WASHINGTON -- The Korean War has never exactly been the war that young men came back from whispering, "It was the greatest moment of my life." It was not the war that journalists wrote books about the second- or third-"greatest generation."
It was a war spanning those ambiguous years, 1950 to 1953, sandwiched between the "Big War" of the 1940s and the confusing wars in the years afterward, from Vietnam to Iraq, that no one would accuse of being the "good wars."
And yet, this weekend the armistice that ended the war in 1953 is being celebrated here. The Korean War Memorial is a thrilling commemoration. More and more, analysts and journalists are writing to remember the "forgotten war," where so many died facing the "Red Chinese" for the first time, and history is recording the daring tactics that were used there.
To talk about all of this, I went to one of the few remaining survivors of that war, former ambassador and strategic arms adviser Gen. Edward L. Rowny, now 96 years old. At the time of the Korean War, he was Gen. Douglas MacArthur's spokesman and one of the planners of both the amazing Inchon landing and the dropping of a fully employable bridge to help our troops escape the awful fighting at the Chosin Reservoir.
A mere five years after the end of the wars in Europe and the Pacific, then-Secretary of State Dean Acheson mistakenly left out the Korean peninsula from an important strategy statement on those parts of the world the United States would defend. It did not take long for the Russians to respond, sending the North Korean troops they controlled to attack the South.
In Tokyo, where MacArthur was still, with enormous success, supplanting the emperor in Japanese minds, troops were already preparing to go home; now, instead, they would move swiftly to Korea. But where to land?
To suggestions from his staff, the mince-no-words MacArthur declared, "You're all pusillanimous. Why not terrain-hop and land in Inchon? Have you considered that?"
General Rowny responded that, realistically, Inchon, a small port town on the west coast of the Korean peninsula, "has a 32-foot tide, the greatest tidal range in the world. It would be difficult for a landing force to fight without reinforcements until they could arrive on the next tide." But the fact that the Pentagon itself was for evacuating American troops from Japan did not stop MacArthur, who advised that day, "Go for the throat. The tides are simply another obstacle to be overcome."
Despite the obstacles, in mid-September the first ships rode the waves of high tide onto Inchon's beaches and city walls, for which special aluminum ladders were built. Twelve hours later, the second wave of Americans arrived.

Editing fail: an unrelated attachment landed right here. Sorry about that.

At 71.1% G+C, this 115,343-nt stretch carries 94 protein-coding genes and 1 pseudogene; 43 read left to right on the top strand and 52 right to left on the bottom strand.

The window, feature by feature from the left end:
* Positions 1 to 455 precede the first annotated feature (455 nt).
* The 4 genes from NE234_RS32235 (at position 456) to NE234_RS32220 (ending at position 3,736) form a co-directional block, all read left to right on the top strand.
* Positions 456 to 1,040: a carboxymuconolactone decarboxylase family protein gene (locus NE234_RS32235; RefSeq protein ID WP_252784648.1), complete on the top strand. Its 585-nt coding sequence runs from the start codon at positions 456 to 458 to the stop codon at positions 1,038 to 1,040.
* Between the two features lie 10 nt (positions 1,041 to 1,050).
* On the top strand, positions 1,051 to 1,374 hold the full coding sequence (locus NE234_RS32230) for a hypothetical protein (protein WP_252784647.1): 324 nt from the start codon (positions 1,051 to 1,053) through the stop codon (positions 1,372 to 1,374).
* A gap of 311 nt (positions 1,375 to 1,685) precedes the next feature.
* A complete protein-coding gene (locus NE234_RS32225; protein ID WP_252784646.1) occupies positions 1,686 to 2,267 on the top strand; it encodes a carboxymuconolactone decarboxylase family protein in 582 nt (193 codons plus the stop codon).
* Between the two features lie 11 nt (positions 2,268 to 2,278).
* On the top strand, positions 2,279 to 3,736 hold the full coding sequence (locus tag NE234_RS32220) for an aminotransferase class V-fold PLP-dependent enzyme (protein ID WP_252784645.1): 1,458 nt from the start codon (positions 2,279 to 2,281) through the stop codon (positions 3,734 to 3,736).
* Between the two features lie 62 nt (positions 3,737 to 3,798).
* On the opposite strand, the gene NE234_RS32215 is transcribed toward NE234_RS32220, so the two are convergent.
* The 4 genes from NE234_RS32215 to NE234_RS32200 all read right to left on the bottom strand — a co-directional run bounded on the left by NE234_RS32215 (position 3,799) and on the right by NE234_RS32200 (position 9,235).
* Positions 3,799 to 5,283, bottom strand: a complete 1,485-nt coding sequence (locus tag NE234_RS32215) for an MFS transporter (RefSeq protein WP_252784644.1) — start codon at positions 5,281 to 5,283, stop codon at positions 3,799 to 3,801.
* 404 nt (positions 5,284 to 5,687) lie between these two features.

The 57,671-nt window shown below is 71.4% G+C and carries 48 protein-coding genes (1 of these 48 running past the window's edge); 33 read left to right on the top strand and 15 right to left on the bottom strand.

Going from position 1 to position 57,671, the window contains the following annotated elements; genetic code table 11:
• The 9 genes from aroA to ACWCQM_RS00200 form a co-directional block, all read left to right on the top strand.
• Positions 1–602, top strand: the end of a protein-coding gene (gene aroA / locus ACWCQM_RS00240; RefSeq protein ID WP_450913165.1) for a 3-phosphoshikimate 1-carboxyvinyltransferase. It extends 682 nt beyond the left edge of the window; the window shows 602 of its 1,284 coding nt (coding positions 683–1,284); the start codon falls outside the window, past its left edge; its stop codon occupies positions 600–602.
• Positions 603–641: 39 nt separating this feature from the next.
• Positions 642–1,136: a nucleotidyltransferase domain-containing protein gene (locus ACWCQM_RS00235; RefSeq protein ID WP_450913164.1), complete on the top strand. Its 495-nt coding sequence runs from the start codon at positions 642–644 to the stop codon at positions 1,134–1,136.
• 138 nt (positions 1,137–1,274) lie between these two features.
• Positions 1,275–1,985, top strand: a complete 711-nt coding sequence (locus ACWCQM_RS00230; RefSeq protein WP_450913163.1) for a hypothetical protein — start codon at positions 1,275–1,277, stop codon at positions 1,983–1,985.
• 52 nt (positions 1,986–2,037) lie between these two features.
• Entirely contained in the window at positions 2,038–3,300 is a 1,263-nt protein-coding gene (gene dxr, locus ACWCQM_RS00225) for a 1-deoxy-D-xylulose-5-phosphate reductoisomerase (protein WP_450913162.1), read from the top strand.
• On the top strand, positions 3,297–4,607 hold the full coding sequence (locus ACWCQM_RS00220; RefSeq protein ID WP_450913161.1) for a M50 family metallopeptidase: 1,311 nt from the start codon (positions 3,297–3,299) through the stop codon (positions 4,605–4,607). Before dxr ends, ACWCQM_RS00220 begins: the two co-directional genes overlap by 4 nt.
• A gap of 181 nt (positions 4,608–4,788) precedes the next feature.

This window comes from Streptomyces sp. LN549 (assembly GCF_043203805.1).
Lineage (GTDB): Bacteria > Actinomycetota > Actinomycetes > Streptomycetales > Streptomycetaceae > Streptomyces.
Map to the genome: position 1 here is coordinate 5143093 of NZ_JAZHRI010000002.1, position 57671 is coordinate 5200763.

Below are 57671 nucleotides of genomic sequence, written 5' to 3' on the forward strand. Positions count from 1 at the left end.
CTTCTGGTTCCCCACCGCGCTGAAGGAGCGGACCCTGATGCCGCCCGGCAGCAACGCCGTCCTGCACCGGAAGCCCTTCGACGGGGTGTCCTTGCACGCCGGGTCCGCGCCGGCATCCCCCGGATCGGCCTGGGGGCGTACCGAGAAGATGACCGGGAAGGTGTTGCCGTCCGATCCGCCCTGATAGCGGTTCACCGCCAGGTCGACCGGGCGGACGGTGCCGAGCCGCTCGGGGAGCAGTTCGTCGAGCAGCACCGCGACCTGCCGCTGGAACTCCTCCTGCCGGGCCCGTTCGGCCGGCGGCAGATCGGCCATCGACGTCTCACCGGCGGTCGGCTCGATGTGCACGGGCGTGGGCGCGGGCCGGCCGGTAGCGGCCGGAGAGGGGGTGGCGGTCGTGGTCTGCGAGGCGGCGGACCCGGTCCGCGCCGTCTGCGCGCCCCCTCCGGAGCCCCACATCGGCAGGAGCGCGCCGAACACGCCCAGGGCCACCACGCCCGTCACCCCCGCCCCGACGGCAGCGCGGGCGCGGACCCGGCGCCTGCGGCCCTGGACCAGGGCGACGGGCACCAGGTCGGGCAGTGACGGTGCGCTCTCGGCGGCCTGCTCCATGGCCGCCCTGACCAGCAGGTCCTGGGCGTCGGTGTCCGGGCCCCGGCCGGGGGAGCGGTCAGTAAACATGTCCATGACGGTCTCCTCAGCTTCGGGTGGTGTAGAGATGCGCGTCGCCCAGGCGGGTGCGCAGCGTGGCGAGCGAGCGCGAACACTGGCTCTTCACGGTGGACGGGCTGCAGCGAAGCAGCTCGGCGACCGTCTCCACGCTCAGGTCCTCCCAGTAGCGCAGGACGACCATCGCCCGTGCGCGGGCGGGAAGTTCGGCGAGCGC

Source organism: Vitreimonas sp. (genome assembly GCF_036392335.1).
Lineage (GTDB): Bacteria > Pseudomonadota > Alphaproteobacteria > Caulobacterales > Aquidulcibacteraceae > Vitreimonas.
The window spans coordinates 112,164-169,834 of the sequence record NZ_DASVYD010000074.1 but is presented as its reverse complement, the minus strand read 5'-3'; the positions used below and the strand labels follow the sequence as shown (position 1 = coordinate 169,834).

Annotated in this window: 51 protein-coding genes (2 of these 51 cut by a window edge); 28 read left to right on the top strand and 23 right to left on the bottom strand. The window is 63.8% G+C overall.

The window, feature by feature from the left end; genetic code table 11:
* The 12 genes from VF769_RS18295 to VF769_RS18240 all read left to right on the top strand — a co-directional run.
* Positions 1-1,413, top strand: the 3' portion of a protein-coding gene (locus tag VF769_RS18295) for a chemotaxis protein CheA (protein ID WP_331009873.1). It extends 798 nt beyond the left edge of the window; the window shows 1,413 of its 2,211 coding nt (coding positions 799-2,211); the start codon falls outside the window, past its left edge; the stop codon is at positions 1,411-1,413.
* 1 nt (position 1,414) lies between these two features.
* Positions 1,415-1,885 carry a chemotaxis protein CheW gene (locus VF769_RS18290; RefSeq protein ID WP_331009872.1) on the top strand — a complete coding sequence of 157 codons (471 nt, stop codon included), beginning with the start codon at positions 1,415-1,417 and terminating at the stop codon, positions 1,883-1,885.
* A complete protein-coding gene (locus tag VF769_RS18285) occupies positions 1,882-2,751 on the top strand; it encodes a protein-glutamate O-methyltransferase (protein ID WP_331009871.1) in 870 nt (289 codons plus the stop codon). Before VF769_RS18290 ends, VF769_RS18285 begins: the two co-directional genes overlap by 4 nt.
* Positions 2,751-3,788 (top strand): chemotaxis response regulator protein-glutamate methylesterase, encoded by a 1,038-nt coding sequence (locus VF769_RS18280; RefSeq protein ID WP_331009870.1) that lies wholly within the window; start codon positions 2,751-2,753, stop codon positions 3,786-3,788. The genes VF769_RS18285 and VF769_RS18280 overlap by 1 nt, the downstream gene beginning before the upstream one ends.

MacArthur afterward gave Rowny a bear hug and told him, "Rowny, Inchon will go down in history as the 22nd greatest battle of the world."
For the Inchon landing involved a heroic and nearly superhuman effort on the part of the American strategists, a major one being Rowny, then a tall, handsome man of Polish descent who could do everything from speak flawless Russian to outflank the Chinese. All of these details are available on Amazon in short book form, "An American Soldier's Saga of the Korean War," which will soon be out in full book form as "Smokey Joe and the General, The Tale of Gen. John E. Wood and His Protege, Lt. Ed Rowny."
But more was to come. Months later, when American troops had taken Seoul and then crossed the 38th parallel and moved toward the North Korean/Chinese border at the Yalu River, MacArthur's daring proved rather too daring.
As Chinese troops poured over the border and it became impossible for the Americans to retreat, Rowny and the other planners designed a bridge to span the Koto-Ri chasm, which ranged from 30 to 100 feet wide. They decided to use a C-119 cargo plane to airdrop parts of a treadway bridge, which would then be rebolted together on the ground.
"It was an ambitious idea whose biggest obstacle was finding an Air Force pilot brave enough to airdrop the sections, since most argued that it couldn't be done," Gen. Rowny told me. "The airplane's weight would shift too dramatically when parts were unloaded."
But this, too, was accomplished by daring American pilots, and thousands of Americans were thus evacuated.
Today, South Korea is one of the top 15 economies in the world. It is the very example of an Asian democracy, with education for all, amazing prosperity and even an elected female president. This is an outcome not seen in any other "small war" that we engaged in afterward.
Many can and will always argue that this was a war that did not have to be fought and should not have been; but the outcome, nevertheless, was proof that the United States can both devise inventive and successful war tactics and build a nation afterward. In all of this, the Korean War was unique.